“Boher National School has been amazing and it is nice to give something back to the community.”
The sensory garden, which was developed by special needs assistant, Dawn Kenny, about seven years ago, needed to be upgraded and made more accessible for people with additional needs.
The group has raised €134,000 over the past year for the project, which will renovate the Boher Sensory Garden, outdoor geodome and install inclusive play equipment for all abilities at the rear of Boher National School.
Money from the cycle will ensure the group will be able to provide additional equipment that wasn’t covered in the funding it has received to date.
While the national school will be one of the main users of the new facilities, they will also be made available to the local community.
Contracts for this ambitious €134,000 project were signed last March and Nicola is delighted with progress to date.
“This is very exciting for Boher because people aren’t used to seeking developments like this. Boher has a church, school and small parish hall. The Boher community would rely a lot on what Ballina would offer for recreational facilities.
Now, we are hoping Ballina people will come to Boher. Securing the funding was like winning the lottery.”
The group was established in April 2020 with the aim of improving community integration and socialisation. It is entirely voluntary and consists of five members from the locality – chairperson – Nicola Welford, secretary – Edel Quirke, treasurer – Paul McKeogh, and committee members Dawn Kenny and Niamh Hogan.
Members started meeting for the first time last June and continued weekly Zoom meetings until September to prepare the application.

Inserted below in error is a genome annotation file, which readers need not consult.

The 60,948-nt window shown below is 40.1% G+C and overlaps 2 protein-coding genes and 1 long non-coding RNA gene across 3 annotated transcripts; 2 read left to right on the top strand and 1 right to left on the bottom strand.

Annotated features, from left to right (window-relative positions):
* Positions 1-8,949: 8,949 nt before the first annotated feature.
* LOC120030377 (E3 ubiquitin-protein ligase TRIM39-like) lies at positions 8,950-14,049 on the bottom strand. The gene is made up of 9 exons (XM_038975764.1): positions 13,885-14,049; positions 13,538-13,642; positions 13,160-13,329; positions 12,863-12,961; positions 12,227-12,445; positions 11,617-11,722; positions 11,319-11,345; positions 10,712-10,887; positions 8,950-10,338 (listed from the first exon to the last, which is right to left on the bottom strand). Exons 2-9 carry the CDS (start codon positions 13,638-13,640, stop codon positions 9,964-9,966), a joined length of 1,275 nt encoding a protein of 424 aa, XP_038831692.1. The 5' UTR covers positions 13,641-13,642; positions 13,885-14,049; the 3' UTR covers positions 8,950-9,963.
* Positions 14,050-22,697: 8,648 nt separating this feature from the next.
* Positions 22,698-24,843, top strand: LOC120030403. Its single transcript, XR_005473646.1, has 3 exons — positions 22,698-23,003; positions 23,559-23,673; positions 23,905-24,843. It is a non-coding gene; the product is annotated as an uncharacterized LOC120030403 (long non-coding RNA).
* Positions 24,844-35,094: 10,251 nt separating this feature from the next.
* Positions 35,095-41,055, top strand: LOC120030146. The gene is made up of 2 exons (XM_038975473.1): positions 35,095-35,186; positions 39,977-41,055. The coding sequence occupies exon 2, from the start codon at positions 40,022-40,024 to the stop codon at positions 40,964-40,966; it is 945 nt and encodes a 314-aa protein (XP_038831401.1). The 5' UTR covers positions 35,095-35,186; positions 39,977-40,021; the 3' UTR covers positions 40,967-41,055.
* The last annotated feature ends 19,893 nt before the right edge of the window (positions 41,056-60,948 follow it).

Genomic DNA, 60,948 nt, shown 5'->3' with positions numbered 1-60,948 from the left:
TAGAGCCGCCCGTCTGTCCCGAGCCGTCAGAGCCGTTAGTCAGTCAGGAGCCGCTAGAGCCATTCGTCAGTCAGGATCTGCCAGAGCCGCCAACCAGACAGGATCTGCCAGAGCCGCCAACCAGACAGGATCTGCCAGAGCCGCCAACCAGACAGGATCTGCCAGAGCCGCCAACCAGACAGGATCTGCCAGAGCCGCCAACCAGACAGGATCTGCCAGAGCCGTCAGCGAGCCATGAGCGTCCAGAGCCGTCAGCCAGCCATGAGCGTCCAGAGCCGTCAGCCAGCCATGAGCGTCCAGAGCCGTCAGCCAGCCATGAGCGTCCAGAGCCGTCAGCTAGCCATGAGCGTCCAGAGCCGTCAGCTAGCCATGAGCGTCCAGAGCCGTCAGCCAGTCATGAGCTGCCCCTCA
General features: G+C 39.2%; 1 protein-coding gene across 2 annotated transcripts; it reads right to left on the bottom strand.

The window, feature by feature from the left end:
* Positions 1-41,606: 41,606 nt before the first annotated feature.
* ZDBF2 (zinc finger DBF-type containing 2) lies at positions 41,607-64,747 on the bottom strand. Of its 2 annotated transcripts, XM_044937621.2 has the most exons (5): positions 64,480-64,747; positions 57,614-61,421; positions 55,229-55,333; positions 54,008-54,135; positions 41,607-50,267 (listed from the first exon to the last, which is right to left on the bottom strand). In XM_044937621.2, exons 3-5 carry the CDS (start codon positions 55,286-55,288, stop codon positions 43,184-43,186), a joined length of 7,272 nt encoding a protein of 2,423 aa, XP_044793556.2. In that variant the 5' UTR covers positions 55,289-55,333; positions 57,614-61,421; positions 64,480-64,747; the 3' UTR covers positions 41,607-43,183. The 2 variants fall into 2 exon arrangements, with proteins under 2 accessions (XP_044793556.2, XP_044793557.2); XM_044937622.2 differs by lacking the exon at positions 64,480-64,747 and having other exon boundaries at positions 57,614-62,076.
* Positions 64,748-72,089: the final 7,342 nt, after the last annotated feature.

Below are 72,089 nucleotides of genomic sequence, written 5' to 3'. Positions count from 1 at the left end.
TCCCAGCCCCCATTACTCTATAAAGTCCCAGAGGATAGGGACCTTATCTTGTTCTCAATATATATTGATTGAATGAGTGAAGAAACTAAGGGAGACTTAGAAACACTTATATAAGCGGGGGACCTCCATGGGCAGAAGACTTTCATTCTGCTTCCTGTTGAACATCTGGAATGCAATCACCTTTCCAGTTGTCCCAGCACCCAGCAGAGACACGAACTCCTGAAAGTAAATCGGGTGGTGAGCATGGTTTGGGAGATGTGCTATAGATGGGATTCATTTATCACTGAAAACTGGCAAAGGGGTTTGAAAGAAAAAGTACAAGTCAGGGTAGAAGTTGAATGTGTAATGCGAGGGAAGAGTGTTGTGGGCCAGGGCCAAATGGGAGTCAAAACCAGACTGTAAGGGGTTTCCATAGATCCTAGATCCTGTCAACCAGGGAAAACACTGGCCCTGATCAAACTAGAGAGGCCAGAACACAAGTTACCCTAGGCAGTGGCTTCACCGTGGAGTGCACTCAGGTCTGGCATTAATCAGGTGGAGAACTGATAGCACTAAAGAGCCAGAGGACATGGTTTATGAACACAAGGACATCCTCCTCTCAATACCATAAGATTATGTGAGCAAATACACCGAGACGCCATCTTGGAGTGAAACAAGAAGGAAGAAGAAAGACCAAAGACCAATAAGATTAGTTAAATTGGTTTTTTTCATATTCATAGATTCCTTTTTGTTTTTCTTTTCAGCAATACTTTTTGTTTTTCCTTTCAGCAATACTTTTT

The group secured LEADER funding of €100,684 from North Tipperary Development Company, in excess of €30,000 from the Tomar Trust and €25,000 from the local community.
Funds will be used to refurbish and develop the community’s existing sensory garden into a biodiverse garden and community amenity, with universal access for the entire community.
This project will deliver a universally accessible wet pour safety surface, new inclusive sensory play equipment, and planting systems to encourage a biodiverse wildlife population in the amenity.
The project will also include the construction of an access ramp, footpaths, and a carpark with dedicated disabled parking spaces.
Particularly exciting is the plan to install a bespoke glass geodome for use for propagation and indoor gardening; and as a classroom and community facility for talks, club meetings, and social events.
The geodome will be only one of two currently in Ireland and a truly unique space to have available to local groups.
It will also be made available to local groups who may wish to engage in community gardening or to facilitate educational activities about gardening and biodiversity.
Work has started on this project, which is expected to be completed by the summer.

By Dan Danaher